I made it through to the final round of cuts, but was let go just before pointe work, something I was keen to demonstrate, shored up as I was by Mr. Maule’s words; afterwards I tried hard to fight back tears, but Ms. Oliphant sprinted over to speak to me and my mom, the woman she’d taught ballet as a girl, and who in turn was now teaching me. She placed her arm around my shoulder, looked me square in the eyes and said, Continue your studies and please come back to us.
Without hesitating I quipped, Thank you, I am going to the National Academy of Arts in Champaign, Illinois.
My mom could not have been prouder of me that day: most assuredly not at the center of the universe, I was undeniably in command of my own destiny. Thank you, Mr. Maule, wherever you are.
Scout was mainly charming at work all last week, save his single throaty warning growl misdirected at the company CEO. He was walking towards us with a scary cardboard box, though, so you can imagine. Still, Scout was patient through long hours of copy writing and editing, and for that he was rewarded with a romp—the second in a single week—at the top of the world, better known as the Mile Around Woods. I used the panorama function on my iPhone to try to capture the view; it scarcely does justice to that breathtaking vista here in the southwestern corner of Vermont.
However patient is sweet Scout, I am the opposite. At the top of the world, I have a chance to reflect some about that particular character flaw, and to ponder other great questions of the universe, which I did on Friday.
In seventh grade I developed my own font; there are no surviving examples to show here, but imagine the stylized, glowing scroll inside Tolkien’s celebrated ring, change it to swirling English runes, and you’ll have a close approximation in your mind’s eye. I worked tirelessly on that font in my social studies class whilst the teacher droned on impassively about nothing at all. A kid who sat next to me tried to copy it. I hated he was doing it, but could not stop him. One day I finally spoke up, because he was getting it All Wrong: let me just show you, I implored him, because you are ruining it. Encouraged by this intervention, he asked me to write out the entire alphabet for him in my font.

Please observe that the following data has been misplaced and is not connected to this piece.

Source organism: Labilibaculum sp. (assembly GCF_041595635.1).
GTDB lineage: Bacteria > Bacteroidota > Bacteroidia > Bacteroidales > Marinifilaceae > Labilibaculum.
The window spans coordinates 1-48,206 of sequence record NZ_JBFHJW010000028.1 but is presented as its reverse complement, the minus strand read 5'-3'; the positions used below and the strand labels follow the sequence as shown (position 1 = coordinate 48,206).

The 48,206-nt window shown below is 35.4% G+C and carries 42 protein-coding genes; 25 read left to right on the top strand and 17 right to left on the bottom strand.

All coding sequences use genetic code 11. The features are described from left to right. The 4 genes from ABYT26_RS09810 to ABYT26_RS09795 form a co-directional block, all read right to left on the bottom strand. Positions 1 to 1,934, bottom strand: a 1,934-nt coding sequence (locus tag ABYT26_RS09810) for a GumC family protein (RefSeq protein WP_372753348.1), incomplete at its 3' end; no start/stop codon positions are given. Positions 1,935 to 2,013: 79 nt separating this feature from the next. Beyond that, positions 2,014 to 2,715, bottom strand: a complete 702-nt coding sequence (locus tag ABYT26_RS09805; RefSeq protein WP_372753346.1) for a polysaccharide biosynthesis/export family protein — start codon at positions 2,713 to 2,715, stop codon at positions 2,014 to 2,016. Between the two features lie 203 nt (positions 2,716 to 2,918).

At home I painstakingly created a master list of upper- and lowercase letters: if somebody was copying my work, they better get it damn close to how it was supposed to be, went my thinking. I was keenly interested in showing him how, even if I’d rather yank the silly pen out of his hand and just do it for him. Patience.
More patient as an adult, I discovered teaching came naturally to me when I opened my small ballet school in Knoxville. Sitting in pedagogy classes at American Ballet Theatre’s Jacqueline Kennedy Onassis School, I also discovered my beloved mentor possessed the same sensibility about getting things right, whether he was talking about executing a movement, correcting a student, or using the correct terminology.
Terminology. That resonated with the wordsmith in me. Don’t agonize over it, he said, if you’ve been calling a movement this for years, when you should have been calling it that. But he emphasized at least knowing the correct language, often with the accompanying subtext of how a position or movement came to be called what it is to begin with.
One of my favorite examples is the term passé versus the term retiré. Many ballet teachers mean this position when they say “passé:”
Strictly speaking, it means “passed” or “passing” in French (the infinitive form is passer, meaning “to pass”). This denotes movement, in this case movement of the foot from the front of the knee to the back or from the back to the front. But when you’re simply talking about the position of the leg at the front, the back, or even the side of the knee, you really mean retiré, which means “withdrawn:” the foot is withdrawn from a position on the floor and is now placed at the knee of the standing leg. (If anybody in the ballet world is reading these words, they’re rolling their eyes about now.) It’s really just semantics, as they say.
Does it really matter? Practically speaking, no. Ballet teachers, dancers, and choreographers will go on saying passé when what they really meant to say was retiré, and the world will keep on pirouette-ing on its axis (and by the way, pirouetter means to spin, and tourner means to turn, in case you’re interested). But I liked telling the story to my young students , and nowadays I like telling it to anybody who will listen.
In my work as a copyeditor I sometimes feel pulled to wear my teacher’s hat again, but mainly can’t in the interest of time: the goal in a marketing agency is to roll out the strongest possible content in the voice a client wants and hand it to them as quickly as possible—there’s really no time to dawdle. Sometimes I make copyedits a writer never sees, other times I make a suggestion and leave it to the writer to fix the copy, but occasionally feel the need to explain why I’m making a particular change.
Lately we’ve had some lively discussions at work about modern writing conventions, about using language that’s not technically correct but “sounds” better in print than what is correct, because it flows more naturally, as it might if you were simply talking to somebody over coffee. I’m okay with this most of the time, especially if it makes a client happy, but also because absolute propriety in language is just plain silly in some contexts.
Other times language is downright sloppy; comma placement seems to rear its head on many of these occasions. I found this example yesterday when I was rummaging through the bathroom cabinet: